Appearing in the television film Lightning: Fire from the Sky (2001), Eisenberg made his feature film debut in Roger Dodger (2002), which earned him a San Diego Film Festival Award for Most Promising New Actor. He followed up with credits in The Emperor’s Club (2002), Cursed (2005), The Squid and the Whale (2005), and The Hunting Party (2007) starring Richard Gere before he stunned audiences with his performances in Adventureland (2009) and Zombieland (2009), the latter of which cast him opposite Woody Harrelson and Emma Stone. Then, in 2010, he reached even greater fame when he played Facebook creator Mark Zuckerberg in The Social Network, which earned him numerous award nominations.

“The Social Network was just a bigger movie with more specific expectations,” Eisenberg said of the film. “And so, as an actor, you’re more conscious of those expectations and it necessarily feels less personal. Even if it’s of a high quality, which of course that was, you just feel like it’s impossible to have that real connection.”

Although Eisenberg freely admitted his struggle, he didn’t shy away from bigger projects like voicing Blue in Rio (2011). He joined Aziz Ansari in 0 Minutes or Less (2011), Melissa Leo in Why Stop Now (2012), and was directed by Woody Allen in To Rome with Love (2012). He teamed up with Woody Harrelson in Now You See Me (2013) and successfully debuted his play, The Revisionist, in addition to reprising his role as Blu in Rio 2 (2014). His third play, The Spoils, premiered Off-Broadway and earned numerous awards for its run at The New Group Perishing Square Signature Center Alice Griffin Box Theatre.

“So, normally I’d be sitting at home right now. Kind of doing nothing but thinking about the show,” Eisenberg said of completely immersing himself in The Spoils. “It’s not healthy. We’re only doing a short run of The Spoils for that reason. Because I find doing plays totally consuming in ways that don’t feel sustainable. I worry about the show from the moment I wake up. The only calm I have in my day is after it’s over.”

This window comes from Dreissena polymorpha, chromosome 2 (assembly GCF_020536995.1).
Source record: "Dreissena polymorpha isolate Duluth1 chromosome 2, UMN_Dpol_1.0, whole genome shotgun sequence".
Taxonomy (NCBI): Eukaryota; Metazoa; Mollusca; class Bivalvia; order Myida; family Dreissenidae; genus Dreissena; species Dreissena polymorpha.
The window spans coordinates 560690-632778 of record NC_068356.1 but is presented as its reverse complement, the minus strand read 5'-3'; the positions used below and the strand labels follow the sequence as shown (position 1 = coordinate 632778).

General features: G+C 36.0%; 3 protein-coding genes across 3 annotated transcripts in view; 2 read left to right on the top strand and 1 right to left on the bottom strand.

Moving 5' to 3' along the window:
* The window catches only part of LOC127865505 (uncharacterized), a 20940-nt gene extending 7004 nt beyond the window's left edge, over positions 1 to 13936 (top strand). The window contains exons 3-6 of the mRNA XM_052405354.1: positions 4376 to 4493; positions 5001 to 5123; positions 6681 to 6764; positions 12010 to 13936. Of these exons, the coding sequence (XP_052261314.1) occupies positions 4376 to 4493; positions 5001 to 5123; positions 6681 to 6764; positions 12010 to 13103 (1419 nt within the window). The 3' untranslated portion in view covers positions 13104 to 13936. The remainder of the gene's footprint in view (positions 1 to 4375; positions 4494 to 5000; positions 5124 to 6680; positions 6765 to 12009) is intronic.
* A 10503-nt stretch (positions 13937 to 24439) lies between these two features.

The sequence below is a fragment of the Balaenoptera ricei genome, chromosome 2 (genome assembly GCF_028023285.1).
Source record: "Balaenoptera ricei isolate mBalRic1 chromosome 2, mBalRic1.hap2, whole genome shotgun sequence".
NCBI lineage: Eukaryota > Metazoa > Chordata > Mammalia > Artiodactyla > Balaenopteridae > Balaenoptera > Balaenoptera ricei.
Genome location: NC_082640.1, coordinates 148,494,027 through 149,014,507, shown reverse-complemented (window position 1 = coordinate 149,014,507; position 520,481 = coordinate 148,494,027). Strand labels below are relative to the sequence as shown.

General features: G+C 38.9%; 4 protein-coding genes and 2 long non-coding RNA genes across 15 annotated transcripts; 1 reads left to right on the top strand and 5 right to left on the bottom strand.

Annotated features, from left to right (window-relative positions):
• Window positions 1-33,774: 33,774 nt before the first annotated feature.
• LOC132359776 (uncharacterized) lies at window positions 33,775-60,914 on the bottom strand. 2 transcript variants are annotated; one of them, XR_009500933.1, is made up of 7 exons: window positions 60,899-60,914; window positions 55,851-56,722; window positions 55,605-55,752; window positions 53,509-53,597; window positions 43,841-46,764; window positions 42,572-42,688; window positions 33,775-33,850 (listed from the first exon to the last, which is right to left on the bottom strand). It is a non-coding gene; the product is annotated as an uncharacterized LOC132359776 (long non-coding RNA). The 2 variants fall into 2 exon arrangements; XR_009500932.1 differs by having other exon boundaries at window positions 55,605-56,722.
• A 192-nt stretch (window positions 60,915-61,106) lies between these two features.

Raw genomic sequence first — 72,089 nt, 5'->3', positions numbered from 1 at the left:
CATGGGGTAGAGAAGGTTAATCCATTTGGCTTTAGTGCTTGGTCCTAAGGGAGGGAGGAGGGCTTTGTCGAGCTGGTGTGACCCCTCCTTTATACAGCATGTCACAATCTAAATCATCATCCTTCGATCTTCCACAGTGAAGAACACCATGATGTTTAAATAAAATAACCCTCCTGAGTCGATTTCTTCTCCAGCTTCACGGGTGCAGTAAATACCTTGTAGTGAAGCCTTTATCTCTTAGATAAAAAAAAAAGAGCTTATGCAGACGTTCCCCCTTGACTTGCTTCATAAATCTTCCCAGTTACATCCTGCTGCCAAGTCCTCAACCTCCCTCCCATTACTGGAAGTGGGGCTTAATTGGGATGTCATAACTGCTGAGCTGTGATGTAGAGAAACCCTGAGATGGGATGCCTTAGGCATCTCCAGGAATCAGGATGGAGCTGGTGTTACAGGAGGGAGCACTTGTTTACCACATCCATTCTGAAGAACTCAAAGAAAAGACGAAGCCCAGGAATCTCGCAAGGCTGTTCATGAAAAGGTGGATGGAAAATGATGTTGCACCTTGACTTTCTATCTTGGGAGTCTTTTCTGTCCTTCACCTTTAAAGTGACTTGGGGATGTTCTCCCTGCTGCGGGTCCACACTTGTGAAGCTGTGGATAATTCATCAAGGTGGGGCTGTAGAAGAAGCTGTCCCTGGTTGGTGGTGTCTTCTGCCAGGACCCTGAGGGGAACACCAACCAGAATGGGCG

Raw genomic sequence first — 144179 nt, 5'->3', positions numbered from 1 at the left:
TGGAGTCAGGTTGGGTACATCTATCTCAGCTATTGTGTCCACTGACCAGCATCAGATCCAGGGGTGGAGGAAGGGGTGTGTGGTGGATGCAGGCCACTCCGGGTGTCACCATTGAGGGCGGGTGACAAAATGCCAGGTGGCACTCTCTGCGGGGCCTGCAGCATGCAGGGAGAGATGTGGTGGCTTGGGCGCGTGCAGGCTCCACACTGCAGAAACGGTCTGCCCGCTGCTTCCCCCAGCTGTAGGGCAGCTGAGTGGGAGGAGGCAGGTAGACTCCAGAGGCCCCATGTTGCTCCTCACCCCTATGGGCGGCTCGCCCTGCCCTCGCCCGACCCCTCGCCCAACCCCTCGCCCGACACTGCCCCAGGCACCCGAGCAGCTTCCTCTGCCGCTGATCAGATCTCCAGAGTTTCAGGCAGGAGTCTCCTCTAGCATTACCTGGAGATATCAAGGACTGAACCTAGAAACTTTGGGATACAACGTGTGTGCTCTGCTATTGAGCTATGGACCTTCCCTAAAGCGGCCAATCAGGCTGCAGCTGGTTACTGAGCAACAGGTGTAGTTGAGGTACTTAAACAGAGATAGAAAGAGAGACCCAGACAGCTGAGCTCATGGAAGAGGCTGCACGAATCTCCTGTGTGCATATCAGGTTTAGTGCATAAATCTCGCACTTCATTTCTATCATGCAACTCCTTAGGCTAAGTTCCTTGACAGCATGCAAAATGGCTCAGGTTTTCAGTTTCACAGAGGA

Balancing His Career with His Anxiety and Passions

Since seeing The Spoils come to life on the stage, Eisenberg hasn’t slowed down. He’s appeared in over a dozen films including The End of the Tour (2015), Louder Than Bombs (2015), American Ultra (2015), Café Society (2016), and The World Before Your Feet (2018). He surprised fans in 2016 when he accepted the role of Lex Luthor in Batman v. Superman: Dawn of Justice and reprised his role in Justice League (2017). Beyond that, he has several recent credits and upcoming projects including The Art of Self-Defense (2019), Vivarium (2019), Zombieland: Double Tap (2019), and Resistance (TBA). His upcoming television projects include The Market (TBA) and Bream Gives Me Hiccups (TBA).

Outside his life in the spotlight, the 35-year-old Eisenberg openly talks about his struggle with anxiety and his obsessive-compulsive disorder. “I know my circumstances are the luckiest circumstances that have existed since, ya know, the dawn of civilization,” he joked. “I recognize that in an intellectual way. I just still put a lot of pressure on myself. When I think about the kind of luck I have, of not only being born in America, but being able to do the things that I want to do, it feels pretty stupid to feel anxiety.”